Host computer 102 includes one or more central processing units (CPUs) 104, a volatile memory 106, non-volatile storage 156 (e.g., magnetic disk drives, optical disk drives, a tape drive, etc.), and one or more I/O devices 140. A host stack 105 executes on at least one CPU 104.
One or more application programs 108 and an operating system 110 reside in memory 106 and execute on one or more CPUs 104. Operating system 110 includes I/O device drivers 120. The I/O device drivers 120 include one or more network drivers 122 and one or more storage drivers 124 that reside in memory 106 during execution. The network drivers 122 and storage drivers 124 may be described as types of I/O device drivers 120. Also, one or more event data structures 126 are in memory 106.
The I/O device driver 120 includes I/O device specific commands to communicate with each I/O device 140 and interfaces between the operating system 110 and each I/O device 140. The I/O device 140 and I/O device drivers 120 implement logic to process I/O functions.
Each I/O device 140 includes various components implemented in the hardware of the I/O device 140. Each I/O device 140 is capable of transmitting and receiving packets of data over I/O fabric 170, which may comprise a Local Area Network (LAN), the Internet, a Wide Area Network (WAN), Storage Area Network (SAN), WiFi (Institute of Electrical and Electronics Engineers (IEEE) 802.11b, published Sep. 16, 1999), Wireless LAN (IEEE 802.11b, published Sep. 16, 1999), etc.
Each I/O device 140 includes an I/O adapter 142, a structure state indicator 150, and an event data structure manager 151. In certain embodiments, an I/O adapter 142 is a Host Bus Adapter (HBA). In particular, an I/O adapter 142 includes bus controller 144, I/O controller 146, and physical communications layer 148. A bus controller 144 enables each I/O device 140 to communicate on a computer bus 130, which may comprise any bus interface known in the art, such as a Peripheral Component Interconnect (PCI) bus or PCI express bus (PCI Special Interest Group, PCI Local Bus Specification, Rev 2.3, published March 2002), etc. The I/O controller 146 implements functions used to perform I/O functions. The physical communication layer 148 implements functionality to send and receive network packets to and from remote data storages over an I/O fabric 170. In certain embodiments, the I/O adapters 142 may implement the Ethernet protocol (IEEE std. 802.3, published Mar. 8, 2002), Fibre Channel (IETF RFC 3643, published December 2003), or any other networking and storage protocol known in the art.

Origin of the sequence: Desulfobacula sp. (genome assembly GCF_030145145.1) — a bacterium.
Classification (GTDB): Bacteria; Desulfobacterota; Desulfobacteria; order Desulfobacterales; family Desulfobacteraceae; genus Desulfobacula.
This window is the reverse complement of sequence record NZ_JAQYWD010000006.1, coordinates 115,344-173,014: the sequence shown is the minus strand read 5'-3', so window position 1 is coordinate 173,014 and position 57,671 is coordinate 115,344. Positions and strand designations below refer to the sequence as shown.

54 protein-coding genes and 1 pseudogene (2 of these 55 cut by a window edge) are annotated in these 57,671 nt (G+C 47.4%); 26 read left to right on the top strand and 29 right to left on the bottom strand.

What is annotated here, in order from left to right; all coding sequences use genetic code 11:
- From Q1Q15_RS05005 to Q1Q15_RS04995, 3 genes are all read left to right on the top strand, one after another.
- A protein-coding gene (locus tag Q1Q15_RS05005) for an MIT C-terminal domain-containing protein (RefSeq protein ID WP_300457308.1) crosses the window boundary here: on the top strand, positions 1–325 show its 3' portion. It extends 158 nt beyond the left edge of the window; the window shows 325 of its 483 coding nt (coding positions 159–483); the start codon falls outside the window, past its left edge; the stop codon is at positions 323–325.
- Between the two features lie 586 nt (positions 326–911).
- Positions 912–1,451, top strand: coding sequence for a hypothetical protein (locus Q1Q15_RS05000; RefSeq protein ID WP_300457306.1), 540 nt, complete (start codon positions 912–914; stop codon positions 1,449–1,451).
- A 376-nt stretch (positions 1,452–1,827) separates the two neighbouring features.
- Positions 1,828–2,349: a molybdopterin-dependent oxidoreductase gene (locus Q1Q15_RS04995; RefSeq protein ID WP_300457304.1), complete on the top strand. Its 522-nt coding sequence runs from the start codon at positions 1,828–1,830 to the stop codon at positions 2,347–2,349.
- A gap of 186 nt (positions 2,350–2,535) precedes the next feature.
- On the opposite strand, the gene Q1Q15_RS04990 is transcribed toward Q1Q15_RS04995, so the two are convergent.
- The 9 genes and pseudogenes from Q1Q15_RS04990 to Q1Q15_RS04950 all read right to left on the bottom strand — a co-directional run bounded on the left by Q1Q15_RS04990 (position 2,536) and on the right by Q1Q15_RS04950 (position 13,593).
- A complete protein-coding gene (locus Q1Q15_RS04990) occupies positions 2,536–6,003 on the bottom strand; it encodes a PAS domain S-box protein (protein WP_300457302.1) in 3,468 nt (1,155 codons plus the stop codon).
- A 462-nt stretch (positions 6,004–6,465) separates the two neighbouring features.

The I/O device 140 also includes a structure state indicator 150 (which in some embodiments may be a “doorbell register”). In certain embodiments, the structure state indicator 150 is a register.
Each I/O device 140 includes an event data structure manager 151 that is responsible for updating the appropriate event data structure 126 and performing other tasks.
The host computer 102 may comprise a computing device known in the art, such as a mainframe, server, personal computer, workstation, laptop, handheld computer, etc. Any CPU 104 and operating system 110 may be used. Programs and data in memory 106 may be swapped into and out of storage 156 as part of memory management operations. The storage 156 may comprise an internal storage device or an attached or network accessible storage. Programs in the storage 156 are loaded into the memory 106 and executed by the CPU 104. An input device 152 and an output device 154 are connected to the host computer 102. The input device 152 is used to provide user input to the CPU 104 and may be a keyboard, mouse, pen-stylus, microphone, touch sensitive display screen, or any other activation or input mechanism known in the art. The output device 154 is capable of rendering information transferred from the CPU 104, or other component, at a display monitor, printer, storage or any other output mechanism known in the art.